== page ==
Applied Safety + Ergonomics
Predicting the Effects of Task Objectives on Attention to Conspicuous Visual Stimuli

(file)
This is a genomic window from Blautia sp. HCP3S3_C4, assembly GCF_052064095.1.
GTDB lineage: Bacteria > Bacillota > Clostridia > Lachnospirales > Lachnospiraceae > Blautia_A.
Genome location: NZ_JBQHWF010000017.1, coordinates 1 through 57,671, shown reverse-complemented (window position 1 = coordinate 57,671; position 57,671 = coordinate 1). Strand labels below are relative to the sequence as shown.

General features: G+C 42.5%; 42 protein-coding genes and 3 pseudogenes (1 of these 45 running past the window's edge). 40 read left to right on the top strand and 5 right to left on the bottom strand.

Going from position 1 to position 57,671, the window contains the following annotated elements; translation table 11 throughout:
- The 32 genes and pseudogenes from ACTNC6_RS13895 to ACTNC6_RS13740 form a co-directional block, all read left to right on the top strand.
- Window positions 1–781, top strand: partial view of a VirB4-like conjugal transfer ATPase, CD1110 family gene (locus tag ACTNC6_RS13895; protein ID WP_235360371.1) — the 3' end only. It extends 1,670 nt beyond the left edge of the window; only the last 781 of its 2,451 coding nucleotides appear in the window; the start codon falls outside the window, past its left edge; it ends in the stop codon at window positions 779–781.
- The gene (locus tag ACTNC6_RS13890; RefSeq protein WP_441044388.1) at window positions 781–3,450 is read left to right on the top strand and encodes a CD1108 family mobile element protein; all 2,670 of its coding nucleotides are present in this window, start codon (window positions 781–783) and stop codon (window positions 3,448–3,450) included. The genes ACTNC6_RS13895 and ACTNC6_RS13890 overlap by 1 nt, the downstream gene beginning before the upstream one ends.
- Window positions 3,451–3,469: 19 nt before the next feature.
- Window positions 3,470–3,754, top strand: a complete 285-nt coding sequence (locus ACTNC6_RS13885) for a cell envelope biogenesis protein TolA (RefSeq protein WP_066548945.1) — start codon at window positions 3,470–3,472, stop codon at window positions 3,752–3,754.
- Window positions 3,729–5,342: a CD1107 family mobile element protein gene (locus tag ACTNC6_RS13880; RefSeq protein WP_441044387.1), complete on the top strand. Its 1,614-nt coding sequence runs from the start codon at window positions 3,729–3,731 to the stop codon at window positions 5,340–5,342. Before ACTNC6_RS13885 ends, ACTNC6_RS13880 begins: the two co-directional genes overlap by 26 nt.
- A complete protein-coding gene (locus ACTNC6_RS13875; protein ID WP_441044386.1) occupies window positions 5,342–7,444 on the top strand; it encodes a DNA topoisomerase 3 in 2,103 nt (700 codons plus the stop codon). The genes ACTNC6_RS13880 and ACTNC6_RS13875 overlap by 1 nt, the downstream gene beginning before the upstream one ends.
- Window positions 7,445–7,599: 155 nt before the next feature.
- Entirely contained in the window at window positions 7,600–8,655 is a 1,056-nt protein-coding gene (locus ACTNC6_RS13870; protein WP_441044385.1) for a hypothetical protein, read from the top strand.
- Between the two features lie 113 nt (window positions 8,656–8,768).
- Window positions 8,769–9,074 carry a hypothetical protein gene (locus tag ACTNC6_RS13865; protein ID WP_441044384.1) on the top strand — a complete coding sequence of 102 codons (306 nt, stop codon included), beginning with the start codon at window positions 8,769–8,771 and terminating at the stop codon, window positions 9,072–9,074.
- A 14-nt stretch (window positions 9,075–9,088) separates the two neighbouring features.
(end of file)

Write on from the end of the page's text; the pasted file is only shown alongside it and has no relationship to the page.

This study replicates previously studied effects of task objectives and extends this work by examining people’s ability to predict the effects of task objectives on attention to visual stimuli. Twenty-eight participants watched a video in which six people were passing basketballs and a person in a gorilla suit walked through the scene. When participants simply had to watch the video (and not perform any secondary task while watching the video—“no-demand”), only one participant (3.6%) failed to notice the “gorilla.” Participants were then asked to predict the percentage of people that would notice the “gorilla” (a) under similar conditions (no-demand condition) and (b) under conditions where they were charged with counting the number of times that one of the balls was passed (demand condition). A second group of twenty-two participants then watched the video while performing the counting task and nine (40.1%) failed to notice the “gorilla.” Predictions from the first group were compared to actual noticing data from the second group. Prediction errors for noticing rates were substantially higher for the demand condition than the no-demand condition. Implications for accident investigation, post-accident safety interventions, and suggestions for general safety management are discussed.

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